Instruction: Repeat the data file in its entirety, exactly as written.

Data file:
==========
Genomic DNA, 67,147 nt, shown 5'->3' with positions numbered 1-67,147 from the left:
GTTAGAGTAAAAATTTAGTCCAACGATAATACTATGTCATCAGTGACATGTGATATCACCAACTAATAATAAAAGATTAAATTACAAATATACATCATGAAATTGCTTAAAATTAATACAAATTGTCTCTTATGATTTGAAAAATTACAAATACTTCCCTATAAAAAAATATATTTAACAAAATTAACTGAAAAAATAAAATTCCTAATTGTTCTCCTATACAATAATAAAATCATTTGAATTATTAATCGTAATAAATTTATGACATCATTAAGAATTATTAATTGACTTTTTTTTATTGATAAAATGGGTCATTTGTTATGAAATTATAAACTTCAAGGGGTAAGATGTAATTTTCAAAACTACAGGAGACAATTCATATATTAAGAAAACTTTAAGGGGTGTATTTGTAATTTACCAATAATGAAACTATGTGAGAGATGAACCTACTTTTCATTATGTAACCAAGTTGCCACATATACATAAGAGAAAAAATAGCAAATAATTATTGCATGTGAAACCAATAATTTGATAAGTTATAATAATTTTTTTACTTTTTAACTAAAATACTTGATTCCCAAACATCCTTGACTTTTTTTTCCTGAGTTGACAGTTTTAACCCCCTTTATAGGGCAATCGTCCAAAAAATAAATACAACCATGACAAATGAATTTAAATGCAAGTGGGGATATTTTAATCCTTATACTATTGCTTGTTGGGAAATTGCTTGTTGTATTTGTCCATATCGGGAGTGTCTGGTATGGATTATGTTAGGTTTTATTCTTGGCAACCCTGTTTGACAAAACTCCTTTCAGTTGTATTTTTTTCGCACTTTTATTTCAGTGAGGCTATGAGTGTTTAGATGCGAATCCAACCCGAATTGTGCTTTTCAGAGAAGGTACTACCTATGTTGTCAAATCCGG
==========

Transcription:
Genomic DNA, 67,147 nt, shown 5'->3' with positions numbered 1-67,147 from the left:
GTTAGAGTAAAAATTTAGTCCAACGATAATACTATGTCATCAGTGACATGTGATATCACCAACTAATAATAAAAGATTAAATTACAAATATACATCATGAAATTGCTTAAAATTAATACAAATTGTCTCTTATGATTTGAAAAATTACAAATACTTCCCTATAAAAAAATATATTTAACAAAATTAACTGAAAAAATAAAATTCCTAATTGTTCTCCTATACAATAATAAAATCATTTGAATTATTAATCGTAATAAATTTATGACATCATTAAGAATTATTAATTGACTTTTTTTTATTGATAAAATGGGTCATTTGTTATGAAATTATAAACTTCAAGGGGTAAGATGTAATTTTCAAAACTACAGGAGACAATTCATATATTAAGAAAACTTTAAGGGGTGTATTTGTAATTTACCAATAATGAAACTATGTGAGAGATGAACCTACTTTTCATTATGTAACCAAGTTGCCACATATACATAAGAGAAAAAATAGCAAATAATTATTGCATGTGAAACCAATAATTTGATAAGTTATAATAATTTTTTTACTTTTTAACTAAAATACTTGATTCCCAAACATCCTTGACTTTTTTTTCCTGAGTTGACAGTTTTAACCCCCTTTATAGGGCAATCGTCCAAAAAATAAATACAACCATGACAAATGAATTTAAATGCAAGTGGGGATATTTTAATCCTTATACTATTGCTTGTTGGGAAATTGCTTGTTGTATTTGTCCATATCGGGAGTGTCTGGTATGGATTATGTTAGGTTTTATTCTTGGCAACCCTGTTTGACAAAACTCCTTTCAGTTGTATTTTTTTCGCACTTTTATTTCAGTGAGGCTATGAGTGTTTAGATGCGAATCCAACCCGAATTGTGCTTTTCAGAGAAGGTACTACCTATGTTGTCAAATCCGG